When I applied last year, my project was in its infancy, and, although I had a lot of ideas, I was not very far along. I think the experience of applying a first time helped me in putting my ideas together and seeing the steps to get to my goals. The first attempt definitely helped my thesis work move forward! What I found very helpful was to go through the posters of the other participants before applying again this year.

One bit of advice I could give is to focus on the part of your research that you find is the most interesting, but to remember that not everyone is in the same research field. While I was presenting my poster at the UC, I had people with very different backgrounds asking me questions, which meant sometimes my answers aimed at really boiling down certain points, but, at other times, it was very technical or specific. I think it's something to keep in mind while preparing your poster, so that it can be accessible and interesting to a wide range of people because good advice and good ideas could come from discussions with people in different fields, as they bring a new perspective.


Congratulations to Anne and to the other top ranked students in the 2018 competition! Their posters will be on display at a few Esri Canada User Conferences this fall and can also be viewed online.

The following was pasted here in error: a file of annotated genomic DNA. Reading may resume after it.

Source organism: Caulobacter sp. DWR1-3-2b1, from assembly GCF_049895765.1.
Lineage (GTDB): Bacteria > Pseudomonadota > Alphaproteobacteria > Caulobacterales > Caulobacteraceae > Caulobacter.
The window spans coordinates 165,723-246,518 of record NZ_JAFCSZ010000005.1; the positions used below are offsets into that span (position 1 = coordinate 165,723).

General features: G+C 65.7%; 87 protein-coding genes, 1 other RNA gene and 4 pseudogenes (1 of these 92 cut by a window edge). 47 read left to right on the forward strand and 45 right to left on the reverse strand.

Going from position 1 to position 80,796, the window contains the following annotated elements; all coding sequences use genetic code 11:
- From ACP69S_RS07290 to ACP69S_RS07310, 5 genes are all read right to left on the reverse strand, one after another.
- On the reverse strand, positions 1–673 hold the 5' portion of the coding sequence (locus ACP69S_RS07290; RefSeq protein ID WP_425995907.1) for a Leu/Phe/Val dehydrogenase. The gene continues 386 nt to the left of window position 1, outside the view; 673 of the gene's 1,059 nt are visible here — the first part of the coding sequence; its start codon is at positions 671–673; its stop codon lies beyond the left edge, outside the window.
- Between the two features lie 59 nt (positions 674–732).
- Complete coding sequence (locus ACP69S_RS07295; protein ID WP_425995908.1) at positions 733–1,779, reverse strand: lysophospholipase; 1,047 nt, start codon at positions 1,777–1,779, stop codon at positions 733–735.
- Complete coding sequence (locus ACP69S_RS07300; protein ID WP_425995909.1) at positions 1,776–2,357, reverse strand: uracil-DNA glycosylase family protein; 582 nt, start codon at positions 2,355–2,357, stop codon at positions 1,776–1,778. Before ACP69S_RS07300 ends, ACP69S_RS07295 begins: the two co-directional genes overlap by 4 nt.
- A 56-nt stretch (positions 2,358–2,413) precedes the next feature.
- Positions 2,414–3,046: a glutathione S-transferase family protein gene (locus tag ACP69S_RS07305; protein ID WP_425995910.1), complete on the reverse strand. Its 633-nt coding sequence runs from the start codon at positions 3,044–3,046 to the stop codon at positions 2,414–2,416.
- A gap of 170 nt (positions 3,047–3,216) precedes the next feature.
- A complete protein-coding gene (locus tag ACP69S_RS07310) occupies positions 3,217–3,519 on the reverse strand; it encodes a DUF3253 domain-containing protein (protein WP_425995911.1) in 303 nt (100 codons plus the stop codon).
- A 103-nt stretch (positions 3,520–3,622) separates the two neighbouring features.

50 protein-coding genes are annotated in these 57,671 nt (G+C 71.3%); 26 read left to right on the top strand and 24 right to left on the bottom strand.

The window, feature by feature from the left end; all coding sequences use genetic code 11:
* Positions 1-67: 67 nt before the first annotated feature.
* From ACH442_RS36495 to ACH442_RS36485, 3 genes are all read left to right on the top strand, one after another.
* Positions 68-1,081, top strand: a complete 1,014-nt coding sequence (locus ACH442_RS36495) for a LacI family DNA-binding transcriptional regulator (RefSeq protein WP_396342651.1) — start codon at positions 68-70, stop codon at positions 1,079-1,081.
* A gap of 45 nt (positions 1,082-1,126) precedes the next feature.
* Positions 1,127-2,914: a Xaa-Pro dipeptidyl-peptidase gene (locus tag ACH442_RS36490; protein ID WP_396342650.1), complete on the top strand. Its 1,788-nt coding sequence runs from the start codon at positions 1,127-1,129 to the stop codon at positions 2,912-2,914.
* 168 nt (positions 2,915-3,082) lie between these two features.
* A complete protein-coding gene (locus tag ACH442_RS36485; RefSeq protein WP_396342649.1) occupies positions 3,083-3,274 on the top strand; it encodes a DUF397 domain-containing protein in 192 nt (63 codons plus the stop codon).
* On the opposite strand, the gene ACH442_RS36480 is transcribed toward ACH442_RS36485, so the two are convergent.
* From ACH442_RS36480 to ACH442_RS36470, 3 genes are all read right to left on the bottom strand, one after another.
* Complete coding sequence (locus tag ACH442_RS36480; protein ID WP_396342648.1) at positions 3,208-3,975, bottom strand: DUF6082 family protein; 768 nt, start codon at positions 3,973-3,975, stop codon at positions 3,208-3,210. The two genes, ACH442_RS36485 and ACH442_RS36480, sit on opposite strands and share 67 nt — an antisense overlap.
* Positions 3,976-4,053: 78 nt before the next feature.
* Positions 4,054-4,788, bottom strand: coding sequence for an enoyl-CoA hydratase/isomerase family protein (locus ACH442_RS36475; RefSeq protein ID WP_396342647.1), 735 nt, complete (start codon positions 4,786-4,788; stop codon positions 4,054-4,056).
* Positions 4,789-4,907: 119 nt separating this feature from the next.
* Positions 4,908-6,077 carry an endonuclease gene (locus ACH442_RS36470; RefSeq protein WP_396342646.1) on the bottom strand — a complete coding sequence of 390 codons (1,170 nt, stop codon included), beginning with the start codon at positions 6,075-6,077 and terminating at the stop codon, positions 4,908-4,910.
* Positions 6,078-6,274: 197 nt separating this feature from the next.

About the Author

Krista Amolins is a Higher Education Specialist with Esri Canada. Her career in GIS started when she came across the Geodesy and Geomatics Engineering program at the University of New Brunswick and thought it sounded interesting. She earned a PhD in Geomatics Engineering, focusing on lidar data classification, and now she supports teaching and learning with ArcGIS at colleges and universities across Canada. Krista particularly enjoys interacting with the students who receive an Esri Canada GIS Scholarship or apply for the Esri Young Scholars Award each year. She also enjoys playing with apps and doing a bit of coding when she has time.

Profile Photo of Krista Amolins